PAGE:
Figure 1. The neonate with edematous cord and the proximal end of the cord showing omphalocoele sac with contents.


The contents of omphalocoele include loops of intestine and liver in 1/10000 and loops of intestine alone in 1/5000.[1] In the above-mentioned case, immediate post-delivery the presence of loop of intestine was suspected in the omphalocoele. In the case presented here, the contents of the omhalocele was the fundus of the urinary bladder. The presence of the urinary bladder in the omphalocoele sac is incredibly rare and has hardly ever been documented. Other unusual features in this case were edematous Wharton’s jelly and increased syncytial knots.
Omphalocoele must be differentiated from gastroschisis. It is seen in 1:20000 cases. It has the paramedian body wall defect and is associated with a worse prognosis than the former. Gastroschisis lacks the protective membrane over the intestinal contents and hence is associated with intestinal atresia.[2]
Abdominal wall defects involving the urinary bladder almost always show an extrophy of the bladder rather than inclusion of the urinary bladder in the omphalocele sac,[3] as was found in our case. The other possible differential diagnosis could be persistent urachus which results from the failure of closure of allantoic duct and is usually associated with bladder outlet obstruction. It is also associated with edematous umbilical cord as in the case presented.[4] However that is usually associated clear yellow urine-like fluid discharging from the umbilicus which was absent in this case.[4]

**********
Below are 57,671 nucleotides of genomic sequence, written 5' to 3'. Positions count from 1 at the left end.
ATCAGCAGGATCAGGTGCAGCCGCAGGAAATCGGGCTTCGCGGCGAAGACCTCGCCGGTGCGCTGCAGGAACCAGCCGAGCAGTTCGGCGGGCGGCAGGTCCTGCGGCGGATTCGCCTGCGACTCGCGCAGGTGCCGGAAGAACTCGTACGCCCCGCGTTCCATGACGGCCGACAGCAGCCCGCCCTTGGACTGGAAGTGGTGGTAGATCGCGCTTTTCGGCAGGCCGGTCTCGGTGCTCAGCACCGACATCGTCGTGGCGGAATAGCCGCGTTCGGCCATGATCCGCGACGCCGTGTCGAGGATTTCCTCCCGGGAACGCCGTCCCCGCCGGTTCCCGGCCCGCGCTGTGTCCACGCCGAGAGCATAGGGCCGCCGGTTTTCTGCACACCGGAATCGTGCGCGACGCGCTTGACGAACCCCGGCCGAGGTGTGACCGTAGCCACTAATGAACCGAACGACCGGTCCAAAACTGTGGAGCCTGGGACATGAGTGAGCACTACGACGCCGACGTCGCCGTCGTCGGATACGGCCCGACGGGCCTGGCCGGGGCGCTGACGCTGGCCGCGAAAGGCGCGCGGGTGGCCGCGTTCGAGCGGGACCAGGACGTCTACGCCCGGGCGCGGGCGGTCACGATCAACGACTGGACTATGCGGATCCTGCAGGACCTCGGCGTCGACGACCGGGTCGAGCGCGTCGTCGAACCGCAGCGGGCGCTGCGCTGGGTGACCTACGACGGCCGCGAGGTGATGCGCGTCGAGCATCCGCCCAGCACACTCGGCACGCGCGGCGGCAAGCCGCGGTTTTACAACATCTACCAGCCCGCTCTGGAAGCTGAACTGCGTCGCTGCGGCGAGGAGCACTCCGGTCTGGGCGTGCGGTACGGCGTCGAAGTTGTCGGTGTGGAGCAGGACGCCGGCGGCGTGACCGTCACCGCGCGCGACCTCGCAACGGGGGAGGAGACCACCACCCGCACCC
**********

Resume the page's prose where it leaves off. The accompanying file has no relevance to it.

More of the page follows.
Majority of omphalocoele have been associated with congenital syndromes such as Beckwith-Wiedemann Syndrome, chromosomal anomalies such as trisomy 13 and 18 or multiple non-chromosomal anomalies such as musculoskeletal or cardiovascular defects. Isolated omphalocoele, as in this case, has a good prognosis with survival rates as good as more than ninety percent. [5] Gastroschisis, on the other hand, usually doesn’t have associated anomalies.[1]


The presence of bladder fundus in omphalocoele sac is extremely rare. The presence of omphalocoele with anomalies of the umbilical cord should raise the suspicion of associated chromosomal anomalies such as trisomy 13 and 18.

  1. Weber T, Au-Fliegner M, Downard C, Fishman S. Abdominal wall defects. Curr Opin Pediatr. 2002;14:491–497.
  2. Boyd  PA,  Haeusler  M,  Barisic  I.  EUROCAT  report  9: surveillance of congenital anomalies in Europe 1980-2008. Birth Defects Res A Clin Mol Teratol 2011;91(suppl 1):S1.
  3. Swartz KR, Harrison MW, Campbell TJ. Selective management of Gastroschisis. Ann Surg. 1996;203:214–218.
  4. Schiesser M, Lapaire O, Holzgreve W, et al. : Umbilical cord edema associated with patent urachus. Ultrasound Obstet Gynecol. 2003;22(6):646–7.
  5. Chen CP. Syndromes and disorders associated with omphalocele (III): single gene disorders, neural tube defects, diaphragmatic defects and others. Taiwan J Obstet Gynecol. 2007 Jun;46(2):111-20.

Mahanti S, Parulekar SV. Omphalocoele: An Interesting Case. JPGO 2017. Volume 4 No.6. Available from: